# OpenGL:Tutorials:Tutorial Framework:Adding Depth and Color

An illusion of depth is required in our application to provide the effect of a 3D world on a 2D screen. If we just rendered our polygons to the screen, they would overlap in draw order and look pretty naff.

## Setting up the Z-Buffer

The use of a Z-Buffer ensures that polygons overlap correctly. To enable the Z-Buffer within OpenGL we do two things:

```glEnable(GL_DEPTH_TEST);

Enabling the depth test makes every drawing operation check the Z-buffer before placing pixels onto the screen.
Enabling the depth mask makes every successful drawing operation place it's depth values into the Z-buffer.

Another technique that aids the illusion is backface culling. This works best with convex objects (cubes, spheres, etc). The method uses the normal vector of a polygon to determine its 'direction', only polygons that face the screen are drawn. In a cube, the three faces on the far side are not rendered, so they can't interfere with illusion of a soild object. Backface culling also reduces the on screen polycount by around a half, so it is a valuable optimisation.

Enabling backface culling in OpenGL is simple:

`glEnable(GL_CULL_FACE);`

We can change the behaviour of the culling with glCullFace() if required. Depending on the order in which your vertices are specified you can pass either GL_FRONT or GL_BACK:

```glCullFace(GL_FRONT);
// or
glCullFace(GL_BACK);```

In this example we're going to render a nice spinning cube, we'll color the faces to demonstrate OpenGL's color functions.

```  glBegin(GL_QUADS);
glColor3f(1.0f,0.0f,0.0f); // Red
glVertex3f(-1.0f, 1.0f, 1.0f);
glVertex3f( 1.0f, 1.0f, 1.0f);
glVertex3f( 1.0f, 1.0f,-1.0f);
glVertex3f(-1.0f, 1.0f,-1.0f);

glColor3f(0.0f,0.0f,1.0f); // Blue
glVertex3f(-1.0f,-1.0f, 1.0f);
glVertex3f(-1.0f,-1.0f,-1.0f);
glVertex3f( 1.0f,-1.0f,-1.0f);
glVertex3f( 1.0f,-1.0f, 1.0f);
glEnd();```

glColor() comes in a few flavours, the one used here specifies three float values in the range 0.0 - 1.0 for red, green and blue. Other versions of the function take integer or double arguments and specify alpha values too. The color specified is used for all drawing operations after the function call.

Having drawn the top and bottom faces for our cube, we now move onto the sides.

```     // Draw the side faces
glBegin(GL_TRIANGLE_STRIP);
glColor3f(1.0f,1.0f,1.0f); // White
glVertex3f(-1.0f, 1.0f, 1.0f);
glVertex3f(-1.0f,-1.0f, 1.0f);
glVertex3f( 1.0f, 1.0f, 1.0f);
glColor3f(0.0f,1.0f,0.0f); // Green
glVertex3f( 1.0f,-1.0f, 1.0f);
glColor3f(1.0f,1.0f,0.0f); // Yellow
glVertex3f( 1.0f, 1.0f,-1.0f);
glColor3f(0.0f,1.0f,1.0f); // Aqua?
glVertex3f( 1.0f,-1.0f,-1.0f);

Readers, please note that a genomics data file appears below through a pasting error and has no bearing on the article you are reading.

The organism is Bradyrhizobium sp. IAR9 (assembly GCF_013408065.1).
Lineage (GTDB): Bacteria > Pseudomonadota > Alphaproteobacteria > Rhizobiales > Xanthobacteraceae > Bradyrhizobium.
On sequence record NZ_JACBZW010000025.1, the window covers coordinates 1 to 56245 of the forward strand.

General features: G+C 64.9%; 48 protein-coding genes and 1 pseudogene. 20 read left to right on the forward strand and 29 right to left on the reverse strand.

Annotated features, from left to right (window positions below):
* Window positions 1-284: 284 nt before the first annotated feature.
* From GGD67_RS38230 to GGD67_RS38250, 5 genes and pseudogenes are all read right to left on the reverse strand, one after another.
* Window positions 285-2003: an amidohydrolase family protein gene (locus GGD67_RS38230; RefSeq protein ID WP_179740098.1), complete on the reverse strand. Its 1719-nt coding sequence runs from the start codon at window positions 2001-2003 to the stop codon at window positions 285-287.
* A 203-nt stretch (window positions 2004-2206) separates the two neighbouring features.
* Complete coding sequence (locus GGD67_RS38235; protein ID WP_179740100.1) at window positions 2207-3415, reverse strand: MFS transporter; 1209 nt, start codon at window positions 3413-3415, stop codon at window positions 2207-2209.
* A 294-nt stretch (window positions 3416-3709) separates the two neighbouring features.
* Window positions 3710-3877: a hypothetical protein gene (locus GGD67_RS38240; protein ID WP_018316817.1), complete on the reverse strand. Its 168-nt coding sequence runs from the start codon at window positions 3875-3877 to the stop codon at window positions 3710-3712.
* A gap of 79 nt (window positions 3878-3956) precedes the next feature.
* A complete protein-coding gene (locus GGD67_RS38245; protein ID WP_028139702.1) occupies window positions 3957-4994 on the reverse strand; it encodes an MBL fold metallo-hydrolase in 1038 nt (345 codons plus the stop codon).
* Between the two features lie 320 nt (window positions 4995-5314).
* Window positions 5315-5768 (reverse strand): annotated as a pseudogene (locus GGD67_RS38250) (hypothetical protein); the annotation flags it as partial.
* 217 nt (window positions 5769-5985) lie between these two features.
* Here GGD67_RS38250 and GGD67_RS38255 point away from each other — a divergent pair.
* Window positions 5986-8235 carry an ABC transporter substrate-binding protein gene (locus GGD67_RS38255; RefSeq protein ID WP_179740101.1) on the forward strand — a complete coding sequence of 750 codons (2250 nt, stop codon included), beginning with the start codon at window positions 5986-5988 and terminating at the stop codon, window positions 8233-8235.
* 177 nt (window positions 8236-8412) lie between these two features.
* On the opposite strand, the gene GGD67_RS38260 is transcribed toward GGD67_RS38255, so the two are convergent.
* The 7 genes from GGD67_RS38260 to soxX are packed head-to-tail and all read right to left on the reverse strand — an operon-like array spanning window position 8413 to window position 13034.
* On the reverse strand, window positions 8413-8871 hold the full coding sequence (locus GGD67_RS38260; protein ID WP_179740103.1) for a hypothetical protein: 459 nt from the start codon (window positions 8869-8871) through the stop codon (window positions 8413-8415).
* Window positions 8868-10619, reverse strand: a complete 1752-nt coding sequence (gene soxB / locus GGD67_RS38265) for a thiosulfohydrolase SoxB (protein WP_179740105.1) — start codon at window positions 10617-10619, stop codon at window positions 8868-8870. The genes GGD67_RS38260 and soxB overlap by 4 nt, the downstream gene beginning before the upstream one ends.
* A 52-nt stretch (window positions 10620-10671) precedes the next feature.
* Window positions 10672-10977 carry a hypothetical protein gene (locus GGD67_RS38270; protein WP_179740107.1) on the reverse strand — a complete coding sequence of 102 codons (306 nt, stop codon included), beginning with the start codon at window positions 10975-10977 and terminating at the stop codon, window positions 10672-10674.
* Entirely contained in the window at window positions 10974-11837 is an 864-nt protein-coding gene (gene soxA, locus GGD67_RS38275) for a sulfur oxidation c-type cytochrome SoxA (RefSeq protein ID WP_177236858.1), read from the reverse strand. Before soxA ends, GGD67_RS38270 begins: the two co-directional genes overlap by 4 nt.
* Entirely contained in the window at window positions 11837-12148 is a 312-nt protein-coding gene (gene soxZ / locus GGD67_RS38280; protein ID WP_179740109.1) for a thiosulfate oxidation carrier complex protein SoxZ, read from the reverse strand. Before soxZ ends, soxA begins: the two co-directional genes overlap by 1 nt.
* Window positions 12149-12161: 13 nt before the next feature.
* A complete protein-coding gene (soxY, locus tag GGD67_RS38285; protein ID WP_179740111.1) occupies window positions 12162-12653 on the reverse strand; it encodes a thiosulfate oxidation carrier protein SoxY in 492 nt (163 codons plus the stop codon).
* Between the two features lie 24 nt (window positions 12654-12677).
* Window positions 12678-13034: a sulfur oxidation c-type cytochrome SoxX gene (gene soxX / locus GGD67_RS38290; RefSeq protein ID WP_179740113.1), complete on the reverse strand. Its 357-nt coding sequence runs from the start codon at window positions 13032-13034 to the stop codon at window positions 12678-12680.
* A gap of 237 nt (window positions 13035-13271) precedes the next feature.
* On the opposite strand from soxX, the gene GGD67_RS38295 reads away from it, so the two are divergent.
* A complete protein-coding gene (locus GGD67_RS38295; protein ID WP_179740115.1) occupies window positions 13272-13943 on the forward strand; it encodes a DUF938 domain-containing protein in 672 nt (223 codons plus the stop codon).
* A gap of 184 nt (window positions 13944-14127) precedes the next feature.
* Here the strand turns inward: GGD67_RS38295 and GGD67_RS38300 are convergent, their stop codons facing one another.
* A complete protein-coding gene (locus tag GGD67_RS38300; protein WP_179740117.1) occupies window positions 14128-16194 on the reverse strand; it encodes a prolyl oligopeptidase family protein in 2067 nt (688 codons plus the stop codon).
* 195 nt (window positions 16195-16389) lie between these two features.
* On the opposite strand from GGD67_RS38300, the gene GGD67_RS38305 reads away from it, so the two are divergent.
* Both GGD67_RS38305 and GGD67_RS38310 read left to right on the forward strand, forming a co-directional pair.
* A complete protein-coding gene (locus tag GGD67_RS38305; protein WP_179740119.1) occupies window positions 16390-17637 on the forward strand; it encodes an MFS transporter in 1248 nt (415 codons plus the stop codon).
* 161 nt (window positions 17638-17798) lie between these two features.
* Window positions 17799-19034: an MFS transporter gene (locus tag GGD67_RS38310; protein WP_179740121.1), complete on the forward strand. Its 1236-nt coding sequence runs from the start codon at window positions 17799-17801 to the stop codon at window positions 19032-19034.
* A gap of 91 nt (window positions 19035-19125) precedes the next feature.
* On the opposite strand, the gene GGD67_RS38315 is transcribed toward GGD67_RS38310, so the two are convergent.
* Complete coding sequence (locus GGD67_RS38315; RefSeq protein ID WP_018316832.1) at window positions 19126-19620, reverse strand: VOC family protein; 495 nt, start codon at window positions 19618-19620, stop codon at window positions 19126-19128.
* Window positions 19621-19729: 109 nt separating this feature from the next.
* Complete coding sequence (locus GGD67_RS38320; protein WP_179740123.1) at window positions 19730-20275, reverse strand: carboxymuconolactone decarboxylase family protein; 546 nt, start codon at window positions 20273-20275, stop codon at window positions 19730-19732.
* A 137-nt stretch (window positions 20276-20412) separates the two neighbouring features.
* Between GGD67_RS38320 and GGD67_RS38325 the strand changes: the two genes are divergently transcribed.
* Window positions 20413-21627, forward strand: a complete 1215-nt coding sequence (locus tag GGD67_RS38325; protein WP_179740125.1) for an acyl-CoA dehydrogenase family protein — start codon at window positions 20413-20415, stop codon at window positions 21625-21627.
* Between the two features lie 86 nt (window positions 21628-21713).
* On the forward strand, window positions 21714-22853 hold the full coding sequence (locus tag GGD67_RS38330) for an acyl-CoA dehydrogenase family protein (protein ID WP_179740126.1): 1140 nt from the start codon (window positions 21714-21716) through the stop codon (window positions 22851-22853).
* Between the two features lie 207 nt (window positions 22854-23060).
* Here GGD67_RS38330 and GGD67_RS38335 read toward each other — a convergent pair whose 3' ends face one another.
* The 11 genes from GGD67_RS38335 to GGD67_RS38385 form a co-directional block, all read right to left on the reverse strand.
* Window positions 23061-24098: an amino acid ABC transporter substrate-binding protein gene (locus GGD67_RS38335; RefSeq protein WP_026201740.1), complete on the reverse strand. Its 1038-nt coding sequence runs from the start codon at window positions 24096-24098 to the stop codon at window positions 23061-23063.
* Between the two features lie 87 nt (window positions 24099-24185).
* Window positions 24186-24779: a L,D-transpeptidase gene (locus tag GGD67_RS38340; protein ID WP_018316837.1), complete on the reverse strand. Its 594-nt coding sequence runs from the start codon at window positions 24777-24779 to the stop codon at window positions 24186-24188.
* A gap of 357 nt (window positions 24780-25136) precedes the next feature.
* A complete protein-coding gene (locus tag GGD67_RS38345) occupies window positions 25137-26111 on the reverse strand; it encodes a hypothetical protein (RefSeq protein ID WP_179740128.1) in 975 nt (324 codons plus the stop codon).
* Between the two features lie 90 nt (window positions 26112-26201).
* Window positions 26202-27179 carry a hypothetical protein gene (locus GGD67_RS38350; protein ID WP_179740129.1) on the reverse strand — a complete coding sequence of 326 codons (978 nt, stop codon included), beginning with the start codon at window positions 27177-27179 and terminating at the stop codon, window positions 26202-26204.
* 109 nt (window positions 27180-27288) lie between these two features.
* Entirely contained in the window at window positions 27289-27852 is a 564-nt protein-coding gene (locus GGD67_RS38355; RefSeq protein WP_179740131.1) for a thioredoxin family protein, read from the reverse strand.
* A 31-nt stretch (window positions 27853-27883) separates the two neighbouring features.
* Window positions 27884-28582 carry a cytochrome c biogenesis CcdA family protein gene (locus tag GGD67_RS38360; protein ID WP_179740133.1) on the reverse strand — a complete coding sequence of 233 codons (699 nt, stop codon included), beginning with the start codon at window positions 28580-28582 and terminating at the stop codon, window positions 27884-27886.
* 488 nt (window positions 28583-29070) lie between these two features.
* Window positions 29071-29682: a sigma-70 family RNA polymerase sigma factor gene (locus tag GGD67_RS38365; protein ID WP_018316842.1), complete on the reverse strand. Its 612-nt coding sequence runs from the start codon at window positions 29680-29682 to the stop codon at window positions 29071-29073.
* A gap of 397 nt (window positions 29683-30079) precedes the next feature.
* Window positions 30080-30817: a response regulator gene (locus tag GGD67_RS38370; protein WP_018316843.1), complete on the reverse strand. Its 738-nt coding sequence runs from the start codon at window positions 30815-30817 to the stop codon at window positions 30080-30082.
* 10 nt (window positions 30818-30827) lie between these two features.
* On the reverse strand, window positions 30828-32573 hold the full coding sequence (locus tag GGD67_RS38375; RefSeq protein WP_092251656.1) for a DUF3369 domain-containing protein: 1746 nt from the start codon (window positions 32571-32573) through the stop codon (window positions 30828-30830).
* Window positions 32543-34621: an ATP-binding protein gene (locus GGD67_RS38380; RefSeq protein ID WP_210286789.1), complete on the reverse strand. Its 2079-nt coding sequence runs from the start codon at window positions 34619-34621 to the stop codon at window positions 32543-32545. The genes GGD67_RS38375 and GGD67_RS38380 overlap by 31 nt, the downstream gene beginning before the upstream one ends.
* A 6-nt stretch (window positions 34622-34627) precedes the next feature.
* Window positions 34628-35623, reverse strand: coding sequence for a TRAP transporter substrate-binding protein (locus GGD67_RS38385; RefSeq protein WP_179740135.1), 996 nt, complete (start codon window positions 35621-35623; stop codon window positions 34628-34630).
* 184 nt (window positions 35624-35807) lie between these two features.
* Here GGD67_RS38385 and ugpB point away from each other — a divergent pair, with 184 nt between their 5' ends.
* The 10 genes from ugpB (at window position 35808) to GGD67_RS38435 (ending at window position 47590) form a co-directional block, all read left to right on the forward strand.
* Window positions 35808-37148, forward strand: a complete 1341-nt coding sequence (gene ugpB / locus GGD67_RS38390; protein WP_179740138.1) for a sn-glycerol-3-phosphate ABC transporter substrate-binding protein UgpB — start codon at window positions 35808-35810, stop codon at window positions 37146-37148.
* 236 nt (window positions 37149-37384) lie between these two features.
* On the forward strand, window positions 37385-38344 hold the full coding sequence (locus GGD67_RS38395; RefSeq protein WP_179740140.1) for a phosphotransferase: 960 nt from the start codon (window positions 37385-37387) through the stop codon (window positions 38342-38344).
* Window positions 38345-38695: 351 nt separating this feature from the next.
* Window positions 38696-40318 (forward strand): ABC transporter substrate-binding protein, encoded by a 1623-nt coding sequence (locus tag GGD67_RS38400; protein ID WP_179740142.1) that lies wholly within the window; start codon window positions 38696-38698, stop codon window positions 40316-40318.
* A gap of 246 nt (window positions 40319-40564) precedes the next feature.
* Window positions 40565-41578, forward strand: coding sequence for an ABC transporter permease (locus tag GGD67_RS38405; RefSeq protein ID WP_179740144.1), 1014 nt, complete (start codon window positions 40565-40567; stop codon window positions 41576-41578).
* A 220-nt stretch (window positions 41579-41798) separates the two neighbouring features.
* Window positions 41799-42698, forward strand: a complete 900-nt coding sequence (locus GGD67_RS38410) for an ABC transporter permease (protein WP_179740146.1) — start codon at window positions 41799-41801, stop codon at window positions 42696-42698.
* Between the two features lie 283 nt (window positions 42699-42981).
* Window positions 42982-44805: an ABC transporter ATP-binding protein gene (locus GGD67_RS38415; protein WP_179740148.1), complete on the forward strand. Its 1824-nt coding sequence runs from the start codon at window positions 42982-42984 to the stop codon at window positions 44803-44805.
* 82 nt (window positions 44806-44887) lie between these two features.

glColor3f(0.6f,0.6f,0.6f); // Gray
glVertex3f(-1.0f, 1.0f,-1.0f);
glColor3f(0.1f,0.1f,0.1f); // Dark Gray
glVertex3f(-1.0f,-1.0f,-1.0f);
glColor3f(0.0f,0.0f,1.0f); // Blue
glVertex3f(-1.0f, 1.0f, 1.0f);
glColor3f(1.0f,0.0f,1.0f); // Red
glVertex3f(-1.0f,-1.0f, 1.0f);
glEnd();```

The triangle strip drawing method treats the first three vertices as a triangle, subsequent vertices produce a new triangle using the previous two points.
We specify a new color for each vertex, the result is a smooth transition between the colors rather than the flat color produced on the quads.

Pressing the 'W' key during the program displays a wireframe view to illustrate how the triangle strip is created.

Try commenting out the Z-Buffer and backface culling commands to see how the illusion is destroyed when the polygons are not displayed correctly.

## Source Code

The source to Render.cpp, compile this demo using the OpenGL Tutorial Framework

```#include "Framework.h"

void Render(void)
{
float Rotate=0.0f; // A rotation value to be used to spin our polygon

glClearColor(0,0,0,0);

// Setup our screen
glViewport(0,0,800,600);
glMatrixMode(GL_PROJECTION);
gluPerspective(45.0f,800.0f/600.0f,1.0f,500.0f);
glMatrixMode(GL_MODELVIEW);

// Ensure correct display of polygons
glEnable(GL_CULL_FACE);
glEnable(GL_DEPTH_TEST);

// This loop will run until Esc is pressed
while(RunLevel)
{
if(Keys[VK_ESCAPE]) // Esc Key
RunLevel=0;

glClear(GL_COLOR_BUFFER_BIT | GL_DEPTH_BUFFER_BIT); // Clear screen and z-buffer
glLoadIdentity(); // Reset current matrix (Modelview)

// Press 'w' to show wireframe view
if(Keys['W'])
glPolygonMode(GL_FRONT,GL_LINE);
else
glPolygonMode(GL_FRONT,GL_FILL);

// Do our rotations
glTranslatef(0.0f,0.0f,-5.0f);
glRotatef(Rotate,0.0f,0.0f,1.0f);
glRotatef(Rotate,1.0f,0.6f,0.0f);

// Draw the top and bottom faces
glColor3f(1.0f,0.0f,0.0f); // Red
glVertex3f(-1.0f, 1.0f, 1.0f);
glVertex3f( 1.0f, 1.0f, 1.0f);
glVertex3f( 1.0f, 1.0f,-1.0f);
glVertex3f(-1.0f, 1.0f,-1.0f);

glColor3f(0.0f,0.0f,1.0f); // Blue
glVertex3f(-1.0f,-1.0f, 1.0f);
glVertex3f(-1.0f,-1.0f,-1.0f);
glVertex3f( 1.0f,-1.0f,-1.0f);
glVertex3f( 1.0f,-1.0f, 1.0f);
glEnd();

// Draw the side faces
glBegin(GL_TRIANGLE_STRIP);
glColor3f(1.0f,1.0f,1.0f); // White
glVertex3f(-1.0f, 1.0f, 1.0f);
glVertex3f(-1.0f,-1.0f, 1.0f);
glVertex3f( 1.0f, 1.0f, 1.0f);
glColor3f(0.0f,1.0f,0.0f); // Green
glVertex3f( 1.0f,-1.0f, 1.0f);
glColor3f(1.0f,1.0f,0.0f); // Yellow
glVertex3f( 1.0f, 1.0f,-1.0f);
glColor3f(0.0f,1.0f,1.0f); // Aqua?
glVertex3f( 1.0f,-1.0f,-1.0f);
glColor3f(0.6f,0.6f,0.6f); // Gray
glVertex3f(-1.0f, 1.0f,-1.0f);
glColor3f(0.1f,0.1f,0.1f); // Dark Gray
glVertex3f(-1.0f,-1.0f,-1.0f);
glColor3f(0.0f,0.0f,1.0f); // Blue
glVertex3f(-1.0f, 1.0f, 1.0f);
glColor3f(1.0f,0.0f,1.0f); // Red
glVertex3f(-1.0f,-1.0f, 1.0f);
glEnd();

// Add to the rotation for next frame
Rotate+=0.05f;

// Show our cube
FlipBuffers();
}

}```